Among patients with chronic unilateral lateral epicondylalgia (“tennis elbow”), a single injection of corticosteroid medication was associated with poorer outcomes after one year and higher recurrence rates compared with placebo, while eight weeks of physiotherapy did not significantly improve long-term outcomes, according to a study appearing in the February 6 issue of JAMA.
“Use of corticosteroid injections to treat lateral epicondylalgia is increasingly discouraged, partly because evidence of long-term efficacy has not been found, and due to high recurrence rates,” according to background information in the article. Combining corticosteroid injection with physiotherapy to compensate for the poor long-term outcomes of corticosteroid injections has been evaluated in only 2 small studies, and the long-term effects of combining these therapies are not known.
Brooke K. Coombes, Ph.D., of the University of Queensland, St. Lucia, Australia, and colleagues conducted a study to evaluate the effectiveness of corticosteroid injection, multimodal physiotherapy, or both in 165 patients with unilateral lateral epicondylalgia of longer than 6 weeks’ duration. The patients were enrolled between July 2008 and May 2010; 1-year follow-up was completed in May 2011. Patients were randomised to either corticosteroid injection (n = 43), placebo injection (n = 41), corticosteroid injection plus physiotherapy (n = 40), or placebo injection plus physiotherapy (n = 41). The 2 primary outcomes were 1-year global rating of change scores for complete recovery or much improvement and 1-year recurrence (defined as complete recovery or much improvement at 4 or 8 weeks, but not later) analysed on an intention-to-treat basis. Secondary outcomes included complete recovery or much improvement at 4 and 26 weeks.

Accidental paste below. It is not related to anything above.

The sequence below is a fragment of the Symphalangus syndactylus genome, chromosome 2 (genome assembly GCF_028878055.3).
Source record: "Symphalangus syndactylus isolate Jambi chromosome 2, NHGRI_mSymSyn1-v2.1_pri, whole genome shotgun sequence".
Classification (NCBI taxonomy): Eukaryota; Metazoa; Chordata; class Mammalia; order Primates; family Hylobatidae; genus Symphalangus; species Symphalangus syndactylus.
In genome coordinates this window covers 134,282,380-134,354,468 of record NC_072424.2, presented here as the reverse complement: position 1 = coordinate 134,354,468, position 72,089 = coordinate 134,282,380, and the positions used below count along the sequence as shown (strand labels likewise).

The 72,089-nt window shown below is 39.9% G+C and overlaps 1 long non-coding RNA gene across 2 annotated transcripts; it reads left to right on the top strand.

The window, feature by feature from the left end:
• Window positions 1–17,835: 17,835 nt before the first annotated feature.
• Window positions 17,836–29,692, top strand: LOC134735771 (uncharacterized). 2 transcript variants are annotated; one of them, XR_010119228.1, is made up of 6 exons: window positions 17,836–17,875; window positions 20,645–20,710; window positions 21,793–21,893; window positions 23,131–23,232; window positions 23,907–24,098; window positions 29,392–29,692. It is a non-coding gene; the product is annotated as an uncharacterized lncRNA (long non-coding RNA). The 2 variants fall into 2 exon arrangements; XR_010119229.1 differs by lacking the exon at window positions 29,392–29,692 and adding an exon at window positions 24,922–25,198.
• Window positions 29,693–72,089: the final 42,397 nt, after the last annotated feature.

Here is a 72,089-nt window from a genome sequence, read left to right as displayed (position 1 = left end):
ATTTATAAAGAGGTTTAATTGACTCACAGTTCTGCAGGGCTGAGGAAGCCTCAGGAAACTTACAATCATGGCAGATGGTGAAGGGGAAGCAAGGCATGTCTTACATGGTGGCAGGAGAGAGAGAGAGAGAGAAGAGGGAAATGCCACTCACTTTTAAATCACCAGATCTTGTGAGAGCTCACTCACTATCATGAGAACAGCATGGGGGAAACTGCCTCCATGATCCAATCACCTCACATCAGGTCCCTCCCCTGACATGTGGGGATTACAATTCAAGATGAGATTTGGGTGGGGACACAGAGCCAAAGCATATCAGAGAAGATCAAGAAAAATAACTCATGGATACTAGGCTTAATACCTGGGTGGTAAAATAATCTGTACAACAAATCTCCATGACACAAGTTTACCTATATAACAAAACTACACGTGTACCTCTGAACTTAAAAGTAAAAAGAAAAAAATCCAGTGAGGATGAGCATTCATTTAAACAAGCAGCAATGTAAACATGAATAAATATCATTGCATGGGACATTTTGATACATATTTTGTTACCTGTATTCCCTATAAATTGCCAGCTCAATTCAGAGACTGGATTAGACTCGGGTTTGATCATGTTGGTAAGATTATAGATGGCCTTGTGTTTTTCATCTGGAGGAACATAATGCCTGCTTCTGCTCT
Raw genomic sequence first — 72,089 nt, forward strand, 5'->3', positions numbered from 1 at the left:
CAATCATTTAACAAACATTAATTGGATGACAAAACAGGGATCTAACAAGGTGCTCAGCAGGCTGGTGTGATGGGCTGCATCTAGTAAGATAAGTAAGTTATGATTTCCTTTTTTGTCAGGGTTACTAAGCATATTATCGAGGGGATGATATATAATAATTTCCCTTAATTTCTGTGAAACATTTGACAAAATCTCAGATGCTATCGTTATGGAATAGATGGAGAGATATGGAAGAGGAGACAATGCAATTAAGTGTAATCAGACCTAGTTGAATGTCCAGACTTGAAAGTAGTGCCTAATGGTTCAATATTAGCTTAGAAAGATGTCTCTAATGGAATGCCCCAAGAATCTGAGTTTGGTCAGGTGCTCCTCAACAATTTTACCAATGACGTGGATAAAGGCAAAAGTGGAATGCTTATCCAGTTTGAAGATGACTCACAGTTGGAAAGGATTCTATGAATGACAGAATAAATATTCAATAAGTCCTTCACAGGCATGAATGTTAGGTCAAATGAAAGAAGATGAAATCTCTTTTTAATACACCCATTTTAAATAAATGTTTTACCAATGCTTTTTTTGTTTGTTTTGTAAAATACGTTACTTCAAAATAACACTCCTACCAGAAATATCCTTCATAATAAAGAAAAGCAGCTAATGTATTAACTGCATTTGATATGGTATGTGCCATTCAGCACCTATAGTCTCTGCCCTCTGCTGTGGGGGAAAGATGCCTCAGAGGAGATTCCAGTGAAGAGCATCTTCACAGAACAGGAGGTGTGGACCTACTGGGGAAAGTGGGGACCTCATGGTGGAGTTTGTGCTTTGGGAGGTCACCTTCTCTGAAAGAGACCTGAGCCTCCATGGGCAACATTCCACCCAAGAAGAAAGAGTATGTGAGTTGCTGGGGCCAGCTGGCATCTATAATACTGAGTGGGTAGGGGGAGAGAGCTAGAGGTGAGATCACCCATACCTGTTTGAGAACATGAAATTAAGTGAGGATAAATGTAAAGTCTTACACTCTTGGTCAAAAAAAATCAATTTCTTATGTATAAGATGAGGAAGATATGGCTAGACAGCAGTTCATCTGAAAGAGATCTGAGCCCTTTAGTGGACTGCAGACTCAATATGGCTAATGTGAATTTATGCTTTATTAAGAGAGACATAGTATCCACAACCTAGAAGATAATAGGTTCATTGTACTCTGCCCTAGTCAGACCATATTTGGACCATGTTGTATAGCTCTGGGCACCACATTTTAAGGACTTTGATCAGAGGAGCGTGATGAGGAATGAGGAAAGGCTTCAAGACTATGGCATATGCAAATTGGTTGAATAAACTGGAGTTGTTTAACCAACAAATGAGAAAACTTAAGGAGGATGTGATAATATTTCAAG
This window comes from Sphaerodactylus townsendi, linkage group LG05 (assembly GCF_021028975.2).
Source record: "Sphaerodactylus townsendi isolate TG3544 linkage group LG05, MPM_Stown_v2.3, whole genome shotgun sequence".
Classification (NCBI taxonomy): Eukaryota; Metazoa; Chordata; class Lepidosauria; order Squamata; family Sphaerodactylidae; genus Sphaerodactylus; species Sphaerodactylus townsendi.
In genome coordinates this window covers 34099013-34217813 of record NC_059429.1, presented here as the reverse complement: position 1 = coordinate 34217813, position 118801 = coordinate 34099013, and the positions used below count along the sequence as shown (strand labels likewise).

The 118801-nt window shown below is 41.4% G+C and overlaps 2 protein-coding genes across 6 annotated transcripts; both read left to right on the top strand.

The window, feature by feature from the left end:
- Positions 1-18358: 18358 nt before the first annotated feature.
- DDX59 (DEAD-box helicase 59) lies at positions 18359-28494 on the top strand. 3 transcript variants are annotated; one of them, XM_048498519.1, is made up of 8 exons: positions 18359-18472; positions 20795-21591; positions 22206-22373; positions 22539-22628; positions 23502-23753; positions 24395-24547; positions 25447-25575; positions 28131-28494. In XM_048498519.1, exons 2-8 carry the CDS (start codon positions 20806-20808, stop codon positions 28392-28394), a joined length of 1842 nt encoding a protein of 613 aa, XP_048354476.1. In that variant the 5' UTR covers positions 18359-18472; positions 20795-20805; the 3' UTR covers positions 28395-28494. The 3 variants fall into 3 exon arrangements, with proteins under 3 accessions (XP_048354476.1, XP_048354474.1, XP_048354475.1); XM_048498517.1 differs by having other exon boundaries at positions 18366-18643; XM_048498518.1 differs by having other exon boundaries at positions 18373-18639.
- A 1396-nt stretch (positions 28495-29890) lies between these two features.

The researchers found that corticosteroid injection demonstrated lower complete recovery or much improvement at 1 year compared with placebo injection (83 percent vs. 96 percent) and greater recurrence (54 percent vs. 12 percent). There were no differences between physiotherapy and no physiotherapy at 1 year for complete recovery or much improvement (91 percent vs. 88 percent) or recurrence (29 percent vs. 38 percent).
There were no significant interaction effects at 26 weeks. The corticosteroid injection demonstrated lower complete recovery or much improvement compared with the placebo injection (55 percent vs. 85 percent). Physiotherapy compared with no physiotherapy demonstrated no effects on the outcomes of complete recovery or much improvement (71 percent vs. 69 percent), and with no significant differences on measures of worst pain; resting pain; pain and disability; and quality of life.
“At 4 weeks, there was a significant interaction between corticosteroid injection and physiotherapy, whereby patients receiving the placebo injection plus physiotherapy had greater complete recovery or much improvement vs. no physiotherapy (39 percent vs. 10 percent, respectively). However, there was no difference between patients receiving the corticosteroid injection plus physiotherapy vs. corticosteroid alone (68 percent vs. 71 percent, respectively),” the authors write.
“Contrary to our hypothesis and to a generally held clinical view, we found that multimodal physiotherapy provided no beneficial long-term effect on complete recovery or much improvement, recurrence, pain, disability, or quality of life, thereby not supporting the hypothesis that the combined approach is superior. However, physiotherapy should not be dismissed altogether because in the absence of the corticosteroid, it provided short-term benefit across all outcomes, as well as the lowest recurrence rates (4.9 percent) and 100 percent complete recovery or much improvement at 1 year.”